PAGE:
2024 Abstracts

Unraveling the Impacts of Snowpack Dynamics, Soil Properties, and Near-Surface Hydrology on Soil Temperatures and Biogeochemical Processes in Two Discontinuous Permafrost Watersheds


Ian Shirley1* (ishirley@lbl.gov), Chen Wang1, Zelalem Mekonnen1, Stijn Wielandt1, Sylvain Fiolleau1, Sebastian Uhlemann1, Katrina Bennett2, William J. Riley1, Baptiste Dafflon1, Colleen Iversen3


1Lawrence Berkeley National Laboratory, Berkeley, CA; 2Los Alamos National Laboratory, Los Alamos, NM; 3Oak Ridge National Laboratory, Oak Ridge, TN



In high-latitude permafrost environments, snowpack dynamics, soil properties, and near-surface hydrology are linked with soil thermal regimes, vegetation dynamics, and carbon cycling. Better understanding of these links requires collection of spatially and temporally dense hydro-geochemical data, which is made challenging by remote field locations and harsh environmental conditions. Here, the project uses spatially and temporally dense measurements of snowpack dynamics and soil temperature in conjunction with model experiments to explore the connections between snow, water, and carbon in two discontinuous permafrost watersheds.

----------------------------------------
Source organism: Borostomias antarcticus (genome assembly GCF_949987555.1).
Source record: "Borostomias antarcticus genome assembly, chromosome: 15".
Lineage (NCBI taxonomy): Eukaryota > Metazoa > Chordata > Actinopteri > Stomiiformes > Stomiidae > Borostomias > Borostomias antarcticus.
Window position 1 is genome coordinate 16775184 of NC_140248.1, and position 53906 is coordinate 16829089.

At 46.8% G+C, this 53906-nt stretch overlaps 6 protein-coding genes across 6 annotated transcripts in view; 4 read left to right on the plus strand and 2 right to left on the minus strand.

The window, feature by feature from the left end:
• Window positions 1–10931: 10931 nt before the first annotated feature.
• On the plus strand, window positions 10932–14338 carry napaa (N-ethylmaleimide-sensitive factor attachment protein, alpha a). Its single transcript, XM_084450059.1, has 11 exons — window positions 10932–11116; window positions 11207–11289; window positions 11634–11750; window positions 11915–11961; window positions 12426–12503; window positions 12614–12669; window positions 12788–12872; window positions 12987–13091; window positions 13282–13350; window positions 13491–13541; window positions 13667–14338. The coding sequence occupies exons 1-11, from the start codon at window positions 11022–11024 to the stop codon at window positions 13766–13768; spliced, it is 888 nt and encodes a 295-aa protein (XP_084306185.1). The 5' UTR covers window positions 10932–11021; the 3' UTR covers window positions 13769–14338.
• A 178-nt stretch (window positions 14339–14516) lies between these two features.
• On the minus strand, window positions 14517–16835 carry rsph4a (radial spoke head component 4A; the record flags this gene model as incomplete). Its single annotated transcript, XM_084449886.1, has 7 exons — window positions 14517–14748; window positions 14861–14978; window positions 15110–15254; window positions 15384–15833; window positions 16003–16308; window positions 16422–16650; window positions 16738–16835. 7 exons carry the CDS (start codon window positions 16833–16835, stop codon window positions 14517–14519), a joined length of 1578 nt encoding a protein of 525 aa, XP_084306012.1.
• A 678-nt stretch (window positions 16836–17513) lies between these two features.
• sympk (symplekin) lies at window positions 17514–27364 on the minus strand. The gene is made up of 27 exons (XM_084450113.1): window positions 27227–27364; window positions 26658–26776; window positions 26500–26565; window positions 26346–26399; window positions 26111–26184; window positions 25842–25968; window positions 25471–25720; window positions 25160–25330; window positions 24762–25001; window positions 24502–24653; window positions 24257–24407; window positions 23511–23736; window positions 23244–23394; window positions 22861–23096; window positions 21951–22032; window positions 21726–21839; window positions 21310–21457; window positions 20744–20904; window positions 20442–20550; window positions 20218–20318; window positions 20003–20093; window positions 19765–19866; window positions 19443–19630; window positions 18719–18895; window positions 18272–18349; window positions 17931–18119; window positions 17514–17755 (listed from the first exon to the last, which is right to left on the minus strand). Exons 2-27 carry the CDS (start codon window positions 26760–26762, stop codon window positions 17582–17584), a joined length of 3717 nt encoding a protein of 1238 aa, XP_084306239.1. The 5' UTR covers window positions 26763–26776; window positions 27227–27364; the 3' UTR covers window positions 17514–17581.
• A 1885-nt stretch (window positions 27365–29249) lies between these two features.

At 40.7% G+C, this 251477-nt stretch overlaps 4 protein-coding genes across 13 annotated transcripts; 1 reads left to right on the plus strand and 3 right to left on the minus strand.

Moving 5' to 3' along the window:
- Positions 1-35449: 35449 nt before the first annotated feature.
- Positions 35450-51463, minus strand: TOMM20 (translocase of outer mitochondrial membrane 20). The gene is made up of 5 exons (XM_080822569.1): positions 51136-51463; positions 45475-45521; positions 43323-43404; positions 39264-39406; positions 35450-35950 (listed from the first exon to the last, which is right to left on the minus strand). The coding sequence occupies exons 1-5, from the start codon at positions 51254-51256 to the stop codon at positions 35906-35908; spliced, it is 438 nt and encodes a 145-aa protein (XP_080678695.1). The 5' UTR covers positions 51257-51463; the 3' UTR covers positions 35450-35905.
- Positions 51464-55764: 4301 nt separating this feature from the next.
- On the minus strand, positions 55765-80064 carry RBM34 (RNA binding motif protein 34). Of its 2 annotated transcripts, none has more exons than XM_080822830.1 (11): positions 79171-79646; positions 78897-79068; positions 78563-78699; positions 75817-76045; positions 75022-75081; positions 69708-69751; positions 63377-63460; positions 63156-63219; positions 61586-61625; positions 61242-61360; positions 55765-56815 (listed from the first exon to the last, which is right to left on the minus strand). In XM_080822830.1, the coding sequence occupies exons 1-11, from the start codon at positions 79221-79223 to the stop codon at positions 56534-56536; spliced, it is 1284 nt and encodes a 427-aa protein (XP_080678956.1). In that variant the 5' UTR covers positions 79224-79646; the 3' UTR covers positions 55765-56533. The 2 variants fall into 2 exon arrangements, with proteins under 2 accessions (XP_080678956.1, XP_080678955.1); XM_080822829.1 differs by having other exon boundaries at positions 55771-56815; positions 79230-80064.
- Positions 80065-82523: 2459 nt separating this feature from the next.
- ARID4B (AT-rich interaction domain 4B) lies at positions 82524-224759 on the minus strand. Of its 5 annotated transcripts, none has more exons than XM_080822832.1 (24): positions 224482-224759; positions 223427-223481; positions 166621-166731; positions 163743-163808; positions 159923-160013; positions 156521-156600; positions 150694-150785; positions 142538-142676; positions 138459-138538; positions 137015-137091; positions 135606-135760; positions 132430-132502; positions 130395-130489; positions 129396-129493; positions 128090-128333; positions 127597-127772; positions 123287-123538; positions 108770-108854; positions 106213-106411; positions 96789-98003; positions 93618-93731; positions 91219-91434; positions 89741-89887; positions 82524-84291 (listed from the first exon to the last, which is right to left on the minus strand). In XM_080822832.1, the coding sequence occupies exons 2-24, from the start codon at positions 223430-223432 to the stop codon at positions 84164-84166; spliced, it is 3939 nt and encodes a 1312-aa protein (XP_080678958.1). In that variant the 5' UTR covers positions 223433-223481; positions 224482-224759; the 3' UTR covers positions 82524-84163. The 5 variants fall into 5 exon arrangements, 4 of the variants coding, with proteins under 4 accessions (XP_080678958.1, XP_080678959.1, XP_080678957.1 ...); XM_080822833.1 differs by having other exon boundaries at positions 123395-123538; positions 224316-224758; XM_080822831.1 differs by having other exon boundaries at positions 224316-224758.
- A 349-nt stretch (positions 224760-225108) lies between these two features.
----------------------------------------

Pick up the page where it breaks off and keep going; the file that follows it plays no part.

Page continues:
The team collected co-located, vertically resolved time series of snow and soil temperature every 5 or 10 cm along 1.2 or 1.6 m probes between June 2021 and September 2023 at 82 locations in the Teller 27 watershed and 44 locations in the Kougarok watershed on the Seward Peninsula in Alaska. Researchers further perform one-dimensional model experiments using ecosys, a mechanistic, process-rich ecosystem model that has been successfully tested across high latitudes.

Variation in annual maximum snow depth is strongly correlated with mean annual soil temperatures at both sites. Researchers also find that interannual variability in snow regimes drives interannual variability in near-surface soil temperatures during the growing season. Modeled and observed snowpack dynamics (snow depths and snow temperature profiles) closely match observations throughout both years of data. A model sensitivity analysis shows that, in addition to snow depth, soil thermal-hydrological characteristics have a strong impact on simulated soil temperatures. This model result is used to explain why locations with similar snow depths can have different soil thermal regimes. The team further finds that spatial variation in snow depths is associated with variation in rates of biogeochemical processes (e.g., more primary productivity in areas of deep snow), and that interannual variation in snowmelt timing has a strong impact on growing season dynamics (e.g., leaf out date and growing season length).